Scientists have been hugely successful in developing a new type of anti-cancer therapy, immunotherapy, over the past decade, a treatment that attacks cancer cells by activating the body’s autoimmune system. One of the immunotherapies, called chimeric antigen receptor (CAR) T cell therapy, has achieved gratifying results in some cancer patients. Two CAR T-cell therapies (Kymriah and Yescarta) have been approved by the FDA in the United States for the treatment of acute lymphoblastic leukemia and large B-cell lymphoma.

Despite such great success, scientists still do not fully understand the mechanism by which CAR T cells function. A new study by researchers at the Moffet Cancer Research Center recently solved the problem and elucidated the specific mechanism by which CAR T cells play a role. the results were recently published in the journal Science Signaling.

CAR T cell therapy is a unique immunotherapy because it is made up of the patient’s own immune cells, which are collected and isolated from the patient’s blood. The collected T cells were then sent to the lab for modification, and the researchers added a special receptor called CAR to the T cells to identify cancer cells. These genetically engineered T cells are cultured and proliferated in the laboratory and eventually sent to the hospital for injection.

T-cell mutated genes have been optimized by several research groups to achieve the best anticancer immune response. One of the genes inserted into T cells is part of a T cell receptor (CD3 Zeta). In addition, other costimulatory molecules are included, and the latest third-generation CAR also includes a number of costimulatory molecular receptors. However, some studies have shown that the embedding of multiple costimulatory molecular receptors does not enhance the efficacy of the third generation of CAR T. In addition, other modifications focus on the structural design of the receptor, such as binding the receptor to the region of the cell. But so far, researchers do not know how these different genes and structural designs will affect biological signals and immune cell effects.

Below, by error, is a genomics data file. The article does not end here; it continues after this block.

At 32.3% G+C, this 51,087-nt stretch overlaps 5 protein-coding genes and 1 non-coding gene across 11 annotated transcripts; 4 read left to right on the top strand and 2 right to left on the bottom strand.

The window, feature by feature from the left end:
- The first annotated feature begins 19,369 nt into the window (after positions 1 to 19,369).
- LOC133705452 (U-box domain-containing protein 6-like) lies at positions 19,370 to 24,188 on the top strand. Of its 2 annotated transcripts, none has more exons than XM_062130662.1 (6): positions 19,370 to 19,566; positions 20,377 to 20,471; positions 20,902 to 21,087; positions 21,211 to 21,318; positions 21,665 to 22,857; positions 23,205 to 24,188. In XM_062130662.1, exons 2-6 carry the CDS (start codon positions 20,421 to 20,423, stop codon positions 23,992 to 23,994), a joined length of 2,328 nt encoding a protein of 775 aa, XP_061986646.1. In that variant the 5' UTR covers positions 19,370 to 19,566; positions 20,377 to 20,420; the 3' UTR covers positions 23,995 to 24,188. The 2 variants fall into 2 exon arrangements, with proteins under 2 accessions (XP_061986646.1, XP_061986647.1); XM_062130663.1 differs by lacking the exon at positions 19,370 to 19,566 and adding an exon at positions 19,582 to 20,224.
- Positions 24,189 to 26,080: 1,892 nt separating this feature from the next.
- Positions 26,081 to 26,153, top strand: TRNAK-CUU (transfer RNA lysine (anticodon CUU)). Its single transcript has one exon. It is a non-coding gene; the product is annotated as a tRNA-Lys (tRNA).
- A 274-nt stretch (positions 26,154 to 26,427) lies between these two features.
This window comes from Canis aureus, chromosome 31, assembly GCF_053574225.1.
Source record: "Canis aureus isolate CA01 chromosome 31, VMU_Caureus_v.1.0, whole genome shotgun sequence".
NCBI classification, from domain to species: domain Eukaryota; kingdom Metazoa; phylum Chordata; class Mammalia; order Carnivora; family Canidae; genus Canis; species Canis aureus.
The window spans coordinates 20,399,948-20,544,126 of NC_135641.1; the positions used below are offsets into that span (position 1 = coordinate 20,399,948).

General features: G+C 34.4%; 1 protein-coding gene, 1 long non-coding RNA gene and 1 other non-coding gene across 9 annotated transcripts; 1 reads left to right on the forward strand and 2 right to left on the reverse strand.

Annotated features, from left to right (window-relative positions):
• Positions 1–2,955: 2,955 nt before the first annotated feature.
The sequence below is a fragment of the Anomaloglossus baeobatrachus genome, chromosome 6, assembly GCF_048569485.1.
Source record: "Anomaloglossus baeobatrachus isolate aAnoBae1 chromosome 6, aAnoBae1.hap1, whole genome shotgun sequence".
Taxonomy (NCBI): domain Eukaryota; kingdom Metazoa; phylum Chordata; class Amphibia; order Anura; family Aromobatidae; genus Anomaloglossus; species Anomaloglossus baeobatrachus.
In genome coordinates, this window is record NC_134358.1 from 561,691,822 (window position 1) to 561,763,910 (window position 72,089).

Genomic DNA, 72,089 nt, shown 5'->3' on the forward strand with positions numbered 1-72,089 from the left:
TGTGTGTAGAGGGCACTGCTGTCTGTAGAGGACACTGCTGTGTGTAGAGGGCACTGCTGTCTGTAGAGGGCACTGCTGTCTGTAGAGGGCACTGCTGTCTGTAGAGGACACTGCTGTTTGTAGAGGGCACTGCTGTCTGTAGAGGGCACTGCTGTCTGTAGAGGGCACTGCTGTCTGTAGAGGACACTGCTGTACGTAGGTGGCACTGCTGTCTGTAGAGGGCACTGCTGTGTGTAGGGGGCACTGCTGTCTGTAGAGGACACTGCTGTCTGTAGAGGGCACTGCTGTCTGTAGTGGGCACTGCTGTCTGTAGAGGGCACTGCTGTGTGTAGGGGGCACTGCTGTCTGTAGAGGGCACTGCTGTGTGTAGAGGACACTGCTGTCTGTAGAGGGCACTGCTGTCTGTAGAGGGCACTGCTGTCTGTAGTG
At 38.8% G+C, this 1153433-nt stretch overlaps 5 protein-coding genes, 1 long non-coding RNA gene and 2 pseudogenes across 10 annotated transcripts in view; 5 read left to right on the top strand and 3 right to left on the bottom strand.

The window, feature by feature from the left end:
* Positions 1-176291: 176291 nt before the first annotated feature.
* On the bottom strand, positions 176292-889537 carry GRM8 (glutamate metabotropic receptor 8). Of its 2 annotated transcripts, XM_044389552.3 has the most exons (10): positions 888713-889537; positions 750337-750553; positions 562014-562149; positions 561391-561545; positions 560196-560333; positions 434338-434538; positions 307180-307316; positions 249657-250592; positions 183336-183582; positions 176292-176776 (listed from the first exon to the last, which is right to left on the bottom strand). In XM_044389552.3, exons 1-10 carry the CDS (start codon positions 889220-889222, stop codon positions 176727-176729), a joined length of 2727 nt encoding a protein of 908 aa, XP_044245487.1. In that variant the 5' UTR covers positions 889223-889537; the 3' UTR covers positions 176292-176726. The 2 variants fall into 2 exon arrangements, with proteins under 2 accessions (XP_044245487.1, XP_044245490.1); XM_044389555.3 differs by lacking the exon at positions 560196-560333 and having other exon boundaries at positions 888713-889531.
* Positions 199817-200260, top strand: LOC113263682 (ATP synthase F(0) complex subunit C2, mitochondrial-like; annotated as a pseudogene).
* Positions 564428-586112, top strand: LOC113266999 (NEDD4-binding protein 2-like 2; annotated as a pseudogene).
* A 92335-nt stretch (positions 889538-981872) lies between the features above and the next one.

Given the growing use of CAR T-cell therapies, Moffet’s researchers believe it is important to understand the specific mechanisms by which these therapies work in patients. In order to better understand how CAR T cells work, A multidisciplinary team from Moffet used a series of proteomics-based techniques to compare CAR T cells that target the same molecules on cancer cells but have different intracellular design and anticancer activities. The researchers found that second-and third-generation receptors can bind to a range of molecules, some of which even have the opposite function. Importantly, only the second generation of CARs can stimulate expression similar to the natural version of CD3 Zeta. The researchers found that this activity of the second-generation receptors depends on the structural design of the intracellular region and has nothing to do with the structure of the costimulatory molecular receptor or binding region. In addition, through detailed phosphoproteomic analysis, the researchers found that the second-generation receptors activated downstream signaling molecules more effectively than the third-generation receptors.

“These results suggest that the second generation of CARs can activate CD3 signals from other sources, which may lead to stronger signals and more effective anticancer effects. “Dr. Daniel Abate-Daga, an associate professor at the Moffet Department of Immunology who led the study, said. The team hopes their research will give researchers a better understanding of CARs, thereby improving the design and anticancer activity of CAR. By systematically analyzing the signal proteins interacting with CARs and the signaling pathways activated by different CARs structures, researchers can provide new tools for developing new receptors with more controllable functions.

“In our clinical use of these synthetic immunological products, this data may help design the next generation of CARs and combination therapies. “the lead author of the article, Dr. Maria Ramello, a postdoctoral researcher at Moffet, said.